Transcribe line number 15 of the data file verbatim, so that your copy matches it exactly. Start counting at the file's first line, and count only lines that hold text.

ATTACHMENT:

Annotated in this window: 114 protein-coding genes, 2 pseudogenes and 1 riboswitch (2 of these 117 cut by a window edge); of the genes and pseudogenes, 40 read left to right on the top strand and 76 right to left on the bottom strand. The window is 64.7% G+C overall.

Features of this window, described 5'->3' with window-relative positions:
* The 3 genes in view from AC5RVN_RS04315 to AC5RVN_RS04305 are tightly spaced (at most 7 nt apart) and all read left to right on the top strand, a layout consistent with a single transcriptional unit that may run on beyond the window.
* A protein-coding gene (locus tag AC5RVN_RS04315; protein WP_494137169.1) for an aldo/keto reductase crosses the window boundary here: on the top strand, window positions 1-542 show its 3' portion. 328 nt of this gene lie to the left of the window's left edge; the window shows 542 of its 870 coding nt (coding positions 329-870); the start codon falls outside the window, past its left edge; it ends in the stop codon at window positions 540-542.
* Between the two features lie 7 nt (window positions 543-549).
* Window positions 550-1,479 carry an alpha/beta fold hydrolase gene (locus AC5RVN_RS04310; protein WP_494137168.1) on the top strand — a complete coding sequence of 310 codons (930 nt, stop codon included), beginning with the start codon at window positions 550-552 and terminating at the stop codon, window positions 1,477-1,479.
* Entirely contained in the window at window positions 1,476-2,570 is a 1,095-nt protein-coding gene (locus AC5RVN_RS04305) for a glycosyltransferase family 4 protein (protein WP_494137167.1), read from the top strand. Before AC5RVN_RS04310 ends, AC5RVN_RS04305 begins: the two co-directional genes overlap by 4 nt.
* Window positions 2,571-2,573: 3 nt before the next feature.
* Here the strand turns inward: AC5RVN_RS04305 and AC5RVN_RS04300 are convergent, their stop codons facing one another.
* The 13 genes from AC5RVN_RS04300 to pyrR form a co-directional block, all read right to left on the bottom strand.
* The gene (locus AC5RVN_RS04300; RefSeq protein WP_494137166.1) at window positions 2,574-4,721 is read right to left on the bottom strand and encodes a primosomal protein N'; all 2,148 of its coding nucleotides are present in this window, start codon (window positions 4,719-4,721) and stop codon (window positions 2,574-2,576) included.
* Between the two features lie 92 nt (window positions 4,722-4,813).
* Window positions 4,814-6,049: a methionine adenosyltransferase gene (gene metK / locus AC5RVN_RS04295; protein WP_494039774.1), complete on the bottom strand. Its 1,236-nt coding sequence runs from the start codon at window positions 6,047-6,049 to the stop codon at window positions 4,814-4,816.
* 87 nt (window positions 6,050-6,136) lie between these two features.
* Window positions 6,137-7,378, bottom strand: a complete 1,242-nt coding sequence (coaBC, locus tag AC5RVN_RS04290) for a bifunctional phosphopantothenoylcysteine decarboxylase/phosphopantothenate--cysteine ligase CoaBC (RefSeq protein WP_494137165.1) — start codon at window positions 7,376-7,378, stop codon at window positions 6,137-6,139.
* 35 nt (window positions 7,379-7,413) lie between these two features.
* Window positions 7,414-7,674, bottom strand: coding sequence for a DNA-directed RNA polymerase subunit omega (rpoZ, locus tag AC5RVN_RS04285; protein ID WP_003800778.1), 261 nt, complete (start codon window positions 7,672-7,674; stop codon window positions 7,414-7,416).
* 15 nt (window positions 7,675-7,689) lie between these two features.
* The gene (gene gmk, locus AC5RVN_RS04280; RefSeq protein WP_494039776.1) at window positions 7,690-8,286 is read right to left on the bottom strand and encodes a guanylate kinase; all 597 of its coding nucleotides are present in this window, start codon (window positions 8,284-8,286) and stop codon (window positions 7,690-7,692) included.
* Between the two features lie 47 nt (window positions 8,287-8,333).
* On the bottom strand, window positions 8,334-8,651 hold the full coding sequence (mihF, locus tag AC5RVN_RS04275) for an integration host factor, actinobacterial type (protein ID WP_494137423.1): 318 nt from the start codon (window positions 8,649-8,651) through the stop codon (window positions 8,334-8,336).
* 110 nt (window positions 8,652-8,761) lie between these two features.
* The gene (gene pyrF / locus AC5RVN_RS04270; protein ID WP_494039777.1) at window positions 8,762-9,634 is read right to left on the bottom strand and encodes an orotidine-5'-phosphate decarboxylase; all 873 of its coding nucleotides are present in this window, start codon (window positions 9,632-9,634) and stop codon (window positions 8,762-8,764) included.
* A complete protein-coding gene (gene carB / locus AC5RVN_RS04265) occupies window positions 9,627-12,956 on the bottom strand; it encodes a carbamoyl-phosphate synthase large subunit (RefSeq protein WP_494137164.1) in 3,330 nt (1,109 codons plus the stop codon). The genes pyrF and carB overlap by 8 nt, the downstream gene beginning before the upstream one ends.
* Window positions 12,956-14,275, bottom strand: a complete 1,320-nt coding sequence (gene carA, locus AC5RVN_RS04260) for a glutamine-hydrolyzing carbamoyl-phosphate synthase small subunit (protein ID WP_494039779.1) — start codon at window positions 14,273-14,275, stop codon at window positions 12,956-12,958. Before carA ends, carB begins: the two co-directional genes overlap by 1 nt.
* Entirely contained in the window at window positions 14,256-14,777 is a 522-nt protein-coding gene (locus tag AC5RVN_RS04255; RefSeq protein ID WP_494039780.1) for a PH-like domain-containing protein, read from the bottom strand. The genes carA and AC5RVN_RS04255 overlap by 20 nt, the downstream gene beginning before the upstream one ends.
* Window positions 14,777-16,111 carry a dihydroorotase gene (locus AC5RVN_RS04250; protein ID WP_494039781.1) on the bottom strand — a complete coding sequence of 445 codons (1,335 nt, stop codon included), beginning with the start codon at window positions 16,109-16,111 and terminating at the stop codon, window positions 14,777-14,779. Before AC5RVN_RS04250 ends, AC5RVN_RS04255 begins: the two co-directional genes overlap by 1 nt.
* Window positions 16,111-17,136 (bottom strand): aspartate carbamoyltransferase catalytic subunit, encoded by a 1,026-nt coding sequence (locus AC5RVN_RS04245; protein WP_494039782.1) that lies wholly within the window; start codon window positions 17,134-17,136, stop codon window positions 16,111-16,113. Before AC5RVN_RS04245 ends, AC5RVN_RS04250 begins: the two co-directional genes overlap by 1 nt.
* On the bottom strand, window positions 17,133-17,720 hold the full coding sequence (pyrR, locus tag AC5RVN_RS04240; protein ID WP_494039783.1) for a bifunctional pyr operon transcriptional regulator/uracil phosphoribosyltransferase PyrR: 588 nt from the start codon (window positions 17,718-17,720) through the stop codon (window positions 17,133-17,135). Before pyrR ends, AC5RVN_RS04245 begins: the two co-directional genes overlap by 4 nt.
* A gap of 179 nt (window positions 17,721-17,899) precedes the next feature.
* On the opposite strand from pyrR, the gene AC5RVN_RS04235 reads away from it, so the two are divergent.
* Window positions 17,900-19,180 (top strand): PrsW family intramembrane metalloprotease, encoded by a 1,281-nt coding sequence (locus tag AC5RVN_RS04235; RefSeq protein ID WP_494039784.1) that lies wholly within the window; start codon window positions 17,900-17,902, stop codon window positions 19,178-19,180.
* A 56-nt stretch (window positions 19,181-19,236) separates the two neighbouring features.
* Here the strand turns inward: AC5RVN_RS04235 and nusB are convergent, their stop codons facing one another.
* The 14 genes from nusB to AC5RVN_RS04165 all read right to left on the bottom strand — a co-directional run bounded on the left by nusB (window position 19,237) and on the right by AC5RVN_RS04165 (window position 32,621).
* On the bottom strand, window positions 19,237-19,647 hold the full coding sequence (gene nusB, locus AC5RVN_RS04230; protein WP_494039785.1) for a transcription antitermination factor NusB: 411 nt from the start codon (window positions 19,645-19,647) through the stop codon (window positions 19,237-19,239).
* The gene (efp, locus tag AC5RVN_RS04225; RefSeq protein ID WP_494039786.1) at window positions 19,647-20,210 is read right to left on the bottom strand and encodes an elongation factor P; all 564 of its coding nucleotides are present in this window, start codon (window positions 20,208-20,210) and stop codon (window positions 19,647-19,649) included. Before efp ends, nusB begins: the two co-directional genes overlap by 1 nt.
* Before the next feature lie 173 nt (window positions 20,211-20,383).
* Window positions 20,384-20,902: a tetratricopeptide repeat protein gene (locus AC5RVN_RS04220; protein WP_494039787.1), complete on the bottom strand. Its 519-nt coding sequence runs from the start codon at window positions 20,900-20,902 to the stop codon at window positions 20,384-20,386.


* Window positions 6,137-7,378, bottom strand: a complete 1,242-nt coding sequence (coaBC, locus tag AC5RVN_RS04290) for a bifunctional phosphopantothenoylcysteine decarboxylase/phosphopantothenate--cysteine ligase CoaBC (RefSeq protein WP_494137165.1) — start codon at window positions 7,376-7,378, stop codon at window positions 6,137-6,139.